[This is the first of a series of posts on the subject.]
We often speak with folks at special districts who feel that “promoting” the district (whether via a website, social media, or other means) is unnecessary because - and this is a direct quote: “We aren’t competing with anyone.”
Nothing could be further from the truth! Educating the public about the important work your district does is vital for a number of reasons.
The obvious might be that when it comes time to attempt to pass a rate increase or get a special levy approved by voters, it’s unlikely that you’ll be successful if they don’t already have a connection with you.
The less obvious is the fact that a large number of people who benefit from your services likely think those services are being provided by the city or county in which they live!
In addition, if your district has an active online presence, things like recruiting talent, drawing crowds to events, deterring people from areas with active construction projects, and other activities become much easier.
We need to work together to actively educate the public about the important services special districts provide in our communities!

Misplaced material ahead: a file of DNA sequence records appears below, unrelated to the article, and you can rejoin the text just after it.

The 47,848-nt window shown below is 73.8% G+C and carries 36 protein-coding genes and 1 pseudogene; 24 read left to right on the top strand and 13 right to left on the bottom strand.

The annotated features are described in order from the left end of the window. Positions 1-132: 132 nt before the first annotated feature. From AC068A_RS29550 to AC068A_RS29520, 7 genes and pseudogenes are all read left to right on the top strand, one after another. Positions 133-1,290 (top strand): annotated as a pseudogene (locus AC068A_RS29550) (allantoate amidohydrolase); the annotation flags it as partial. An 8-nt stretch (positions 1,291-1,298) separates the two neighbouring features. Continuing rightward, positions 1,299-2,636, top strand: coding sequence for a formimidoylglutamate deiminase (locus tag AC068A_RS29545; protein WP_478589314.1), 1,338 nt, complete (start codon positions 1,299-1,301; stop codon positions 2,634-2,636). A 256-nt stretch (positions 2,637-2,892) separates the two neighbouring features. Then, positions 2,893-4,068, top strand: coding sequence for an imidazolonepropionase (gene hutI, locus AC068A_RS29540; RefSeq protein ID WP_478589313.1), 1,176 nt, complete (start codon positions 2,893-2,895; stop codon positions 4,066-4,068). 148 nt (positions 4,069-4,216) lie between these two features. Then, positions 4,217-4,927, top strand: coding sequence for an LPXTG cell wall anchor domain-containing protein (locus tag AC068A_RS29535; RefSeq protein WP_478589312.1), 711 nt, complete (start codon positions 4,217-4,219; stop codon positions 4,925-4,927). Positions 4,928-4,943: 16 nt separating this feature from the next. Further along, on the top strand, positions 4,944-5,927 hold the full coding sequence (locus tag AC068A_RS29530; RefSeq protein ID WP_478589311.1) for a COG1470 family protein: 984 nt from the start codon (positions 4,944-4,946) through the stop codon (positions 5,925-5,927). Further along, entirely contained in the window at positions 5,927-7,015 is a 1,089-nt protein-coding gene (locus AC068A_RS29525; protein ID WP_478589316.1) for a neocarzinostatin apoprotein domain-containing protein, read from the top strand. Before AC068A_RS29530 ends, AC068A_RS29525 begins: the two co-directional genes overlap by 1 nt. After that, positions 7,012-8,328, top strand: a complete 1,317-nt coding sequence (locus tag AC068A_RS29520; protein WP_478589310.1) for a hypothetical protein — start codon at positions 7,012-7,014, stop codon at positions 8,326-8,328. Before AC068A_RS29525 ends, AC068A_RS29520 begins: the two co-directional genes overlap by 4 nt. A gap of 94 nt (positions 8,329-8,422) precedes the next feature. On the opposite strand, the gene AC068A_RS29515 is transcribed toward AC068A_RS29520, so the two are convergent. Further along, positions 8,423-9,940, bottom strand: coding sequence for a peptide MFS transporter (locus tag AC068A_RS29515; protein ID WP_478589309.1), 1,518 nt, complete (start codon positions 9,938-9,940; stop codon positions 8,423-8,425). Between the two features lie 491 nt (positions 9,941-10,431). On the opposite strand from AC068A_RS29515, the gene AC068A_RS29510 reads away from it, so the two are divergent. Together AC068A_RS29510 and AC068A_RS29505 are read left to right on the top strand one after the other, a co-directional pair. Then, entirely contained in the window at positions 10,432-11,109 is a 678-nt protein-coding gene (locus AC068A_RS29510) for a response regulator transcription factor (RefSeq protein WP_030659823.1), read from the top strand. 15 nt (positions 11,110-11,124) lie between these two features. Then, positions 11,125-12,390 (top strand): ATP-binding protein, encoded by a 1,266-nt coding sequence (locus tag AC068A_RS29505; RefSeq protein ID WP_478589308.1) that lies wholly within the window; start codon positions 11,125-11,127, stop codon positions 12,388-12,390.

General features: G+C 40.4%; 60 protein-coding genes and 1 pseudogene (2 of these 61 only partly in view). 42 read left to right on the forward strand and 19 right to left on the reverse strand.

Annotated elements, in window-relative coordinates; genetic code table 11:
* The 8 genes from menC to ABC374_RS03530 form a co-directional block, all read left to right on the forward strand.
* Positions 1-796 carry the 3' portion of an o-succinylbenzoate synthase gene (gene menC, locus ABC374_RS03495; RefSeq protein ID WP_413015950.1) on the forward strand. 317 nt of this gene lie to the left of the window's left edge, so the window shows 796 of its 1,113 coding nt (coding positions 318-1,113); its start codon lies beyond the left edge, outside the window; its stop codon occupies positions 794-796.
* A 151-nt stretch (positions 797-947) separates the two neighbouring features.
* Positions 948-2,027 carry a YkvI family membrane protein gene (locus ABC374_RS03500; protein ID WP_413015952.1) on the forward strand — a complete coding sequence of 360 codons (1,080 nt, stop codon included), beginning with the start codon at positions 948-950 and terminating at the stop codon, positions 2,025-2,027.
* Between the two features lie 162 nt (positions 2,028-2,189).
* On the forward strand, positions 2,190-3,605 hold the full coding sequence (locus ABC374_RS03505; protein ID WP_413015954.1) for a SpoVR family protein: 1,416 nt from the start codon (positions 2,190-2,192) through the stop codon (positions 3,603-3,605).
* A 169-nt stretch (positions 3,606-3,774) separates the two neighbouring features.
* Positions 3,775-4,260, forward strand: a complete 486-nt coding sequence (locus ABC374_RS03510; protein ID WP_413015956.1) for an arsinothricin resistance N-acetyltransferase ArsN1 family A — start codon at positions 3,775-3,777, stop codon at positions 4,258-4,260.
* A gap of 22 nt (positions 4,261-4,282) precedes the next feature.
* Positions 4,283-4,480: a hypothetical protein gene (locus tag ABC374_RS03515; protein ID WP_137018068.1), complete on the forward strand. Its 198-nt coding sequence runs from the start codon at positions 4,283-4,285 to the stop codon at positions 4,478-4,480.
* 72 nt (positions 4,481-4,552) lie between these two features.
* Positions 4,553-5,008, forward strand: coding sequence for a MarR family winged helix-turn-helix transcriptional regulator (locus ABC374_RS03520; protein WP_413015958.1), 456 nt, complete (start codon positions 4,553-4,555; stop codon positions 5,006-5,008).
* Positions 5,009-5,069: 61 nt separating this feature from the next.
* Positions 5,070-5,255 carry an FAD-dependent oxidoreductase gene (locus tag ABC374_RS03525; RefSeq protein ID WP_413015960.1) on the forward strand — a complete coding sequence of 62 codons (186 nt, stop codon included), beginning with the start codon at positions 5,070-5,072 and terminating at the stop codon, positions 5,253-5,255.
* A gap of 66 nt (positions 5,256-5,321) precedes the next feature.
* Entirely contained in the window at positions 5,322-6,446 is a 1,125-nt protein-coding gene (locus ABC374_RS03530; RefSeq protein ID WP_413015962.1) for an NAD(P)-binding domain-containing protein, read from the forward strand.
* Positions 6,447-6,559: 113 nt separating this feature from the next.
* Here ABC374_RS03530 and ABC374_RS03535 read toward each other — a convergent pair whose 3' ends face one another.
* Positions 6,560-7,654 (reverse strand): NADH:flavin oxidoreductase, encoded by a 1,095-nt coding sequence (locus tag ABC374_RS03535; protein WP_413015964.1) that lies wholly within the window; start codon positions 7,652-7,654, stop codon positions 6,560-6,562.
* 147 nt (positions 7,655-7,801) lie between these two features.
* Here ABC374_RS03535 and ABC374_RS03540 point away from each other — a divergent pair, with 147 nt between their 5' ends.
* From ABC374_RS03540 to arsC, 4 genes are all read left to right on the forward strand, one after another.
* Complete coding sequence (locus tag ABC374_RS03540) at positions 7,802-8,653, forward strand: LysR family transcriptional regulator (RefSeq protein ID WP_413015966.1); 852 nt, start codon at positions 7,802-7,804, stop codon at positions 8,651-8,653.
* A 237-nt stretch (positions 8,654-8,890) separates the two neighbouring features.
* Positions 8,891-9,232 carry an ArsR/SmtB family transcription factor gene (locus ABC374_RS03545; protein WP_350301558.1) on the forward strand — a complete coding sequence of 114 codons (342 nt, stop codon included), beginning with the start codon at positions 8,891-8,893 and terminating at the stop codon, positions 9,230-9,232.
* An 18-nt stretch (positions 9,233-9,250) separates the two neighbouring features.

“In an information-rich world, the wealth of information available = the scarcity of the attention of its recipients."
– Herbert A. Simon, Nobel Prize winning economist, Turing Award winning computer scientist, and pioneer in artificial intelligence (paraphrased)
In this series we’ll provide quotes and fun facts about online attention, links to relevant resources, and quick tips you can put to use to make sure your district is recognized for the important contribution it makes in your community.
Fun Fact 1: The average human online attention span is 6 to 8 seconds. They say that goldfish have an attention span of about 9 seconds…but researchers have labeled that an urban myth. Apparently they have pretty lengthy attention spans, while ours are getting shorter!
Tip 1: To capture that attention quickly, keep your content brief and focused, and avoid using jargon or acronyms the public may not be familiar with.
Future posts will include tips on how to write emails people will respond to, how to use social media to your advantage, information on how people read online, and much more.
Have questions, ideas for articles, or feedback to share? I'd love to hear from you: